So tax exempt? Tax stamps (like food stamps)? I don’t know. I don’t have the whole thing worked out – I just threw it out there.

    National Rationing is fine with me. With allowances for distance commuting in certain areas that can be worked out state to state. You could buy over the ration, but with a hefty tax added.

  61. 61
    OCSteve says:

    Jonathan: Great links.

  62. 62
    Andrew says:

    My 3 point energy plan:
    1) Corn ethanol is causing food riots in Mexico. Seriously. We’re going to make poor people starve to death because of this shite fuel. Another god damned subsidy to corporate farms.

    2) Gas tax directly offset with a EITC or payroll tax rebate. Not regressive anymore.

    3) Gasoline usage is inelastic over the short run, but very elastic over a 5 year time frame. Simply increase the tax slowly over the elastic time frame. Jonathan’s wife will figure out how to do her job without driving so much.

  63. 63
    OCSteve says:

    My Apologies, OCSteve. It’s just that too many stupid people have flung ‘tax credit’ as bandaid for everything that I tend to shoot first and let the autopsy answer any lingering questions.

    None required. I was just shooting from the hip anyway so plenty of skepticism is justified.

    You could buy over the ration, but with a hefty tax added.

    Yoo-Hoo. Black market baby. I miss that from living in Germany :)

  64. 64
    TenguPhule says:

    Gas tax directly offset with a EITC or payroll tax rebate. Not regressive anymore.

    Beg to differ. Rebate still wouldn’t make up for the cost of the tax for 10-15% lower bracket assuming they have to fill up a standard gas tank at least once a week. And that’s not factoring in the associated price increases on other basic necessities.

  65. 65
    Jonathan says:

    Jonathan’s wife will figure out how to do her job without driving so much.

    It’s impossible, the job is very much “hands on” you have to be on site to see what the problems really are and correct them. Like a lot of middle management my wife spends most of her time “putting out fires”. She has fifteen stores in her district, spread out over a wide geographical area and has to visit each of them at least every week or so.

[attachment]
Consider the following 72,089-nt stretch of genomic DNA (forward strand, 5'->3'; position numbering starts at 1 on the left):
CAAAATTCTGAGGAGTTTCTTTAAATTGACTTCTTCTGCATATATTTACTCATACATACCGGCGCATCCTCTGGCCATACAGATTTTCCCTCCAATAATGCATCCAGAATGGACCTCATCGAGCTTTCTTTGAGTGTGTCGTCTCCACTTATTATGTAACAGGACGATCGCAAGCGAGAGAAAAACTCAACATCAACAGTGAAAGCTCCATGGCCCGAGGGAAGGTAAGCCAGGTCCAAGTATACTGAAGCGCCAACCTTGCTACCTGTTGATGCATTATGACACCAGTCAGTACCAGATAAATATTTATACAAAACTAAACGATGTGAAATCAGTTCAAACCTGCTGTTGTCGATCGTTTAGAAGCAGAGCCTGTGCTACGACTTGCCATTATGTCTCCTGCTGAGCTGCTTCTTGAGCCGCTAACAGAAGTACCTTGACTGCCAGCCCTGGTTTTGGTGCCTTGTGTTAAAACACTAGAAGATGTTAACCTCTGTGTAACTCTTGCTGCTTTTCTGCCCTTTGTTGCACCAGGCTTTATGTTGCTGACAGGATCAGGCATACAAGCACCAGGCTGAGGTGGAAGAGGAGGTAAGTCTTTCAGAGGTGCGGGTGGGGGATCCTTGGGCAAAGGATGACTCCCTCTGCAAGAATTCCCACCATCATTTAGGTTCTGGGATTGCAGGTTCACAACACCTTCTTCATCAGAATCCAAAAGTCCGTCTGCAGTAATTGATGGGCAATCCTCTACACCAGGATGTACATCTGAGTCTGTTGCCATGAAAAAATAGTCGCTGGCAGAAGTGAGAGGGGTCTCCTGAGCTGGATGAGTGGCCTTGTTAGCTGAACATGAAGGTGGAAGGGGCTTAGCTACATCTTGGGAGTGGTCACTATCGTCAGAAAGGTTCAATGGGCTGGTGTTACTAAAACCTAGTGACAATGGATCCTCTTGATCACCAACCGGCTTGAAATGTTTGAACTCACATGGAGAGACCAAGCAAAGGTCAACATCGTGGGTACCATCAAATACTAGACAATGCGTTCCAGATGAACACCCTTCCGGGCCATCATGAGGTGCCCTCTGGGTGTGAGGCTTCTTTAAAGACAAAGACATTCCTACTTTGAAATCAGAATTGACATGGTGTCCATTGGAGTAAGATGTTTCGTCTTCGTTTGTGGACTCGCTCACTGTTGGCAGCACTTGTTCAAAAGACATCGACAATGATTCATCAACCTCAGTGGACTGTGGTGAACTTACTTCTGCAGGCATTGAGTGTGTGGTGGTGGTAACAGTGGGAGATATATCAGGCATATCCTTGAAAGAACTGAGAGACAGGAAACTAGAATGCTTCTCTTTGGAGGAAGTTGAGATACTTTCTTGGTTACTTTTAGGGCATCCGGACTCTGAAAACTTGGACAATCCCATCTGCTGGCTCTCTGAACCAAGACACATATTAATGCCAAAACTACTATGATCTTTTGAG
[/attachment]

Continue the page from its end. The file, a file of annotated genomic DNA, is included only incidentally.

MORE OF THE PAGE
Construction workers have the same problem, move from job site to job site, never in one place very long. Often your job site is a considerable distance from your home and quite often you have to go to more than one job site per day. Public transportation is out of the question and usually you need a pickup or van, neither of which get very good gas mileage.

    The same goes for a lot of service tech jobs, lots of different sites over a wide geographical area and you need a truck or van for equipment.

  66. 66
    TenguPhule says:

    Yoo-Hoo. Black market baby. I miss that from living in Germany

    Of course, but so would a hefty gas tax increase. But given a fairly adequate ration the supply will not be there for those looking to buy off the radar. Even at $5 a gallon that’s not enough to really tempt most people into trying to sell a couple gallons of gas they might need for themselves later.

  67. 67
    Andrew says:

    Beg to differ. Rebate still wouldn’t make up for the cost of the tax for 10-15% lower bracket assuming they have to fill up a standard gas tank at least once a week. And that’s not factoring in the associated price increases on other basic necessities.

    Sure it would. Why wouldn’t it?

    If we take in an extra few billion dollars in gas taxes and give it all to the poor and payroll tax payers, the average gas consuming poor person will come out ahead.

  68. 68
    Andrew says:

    It’s impossible

    There’s the attitude that will fix global warming!

  69. 69
    TenguPhule says: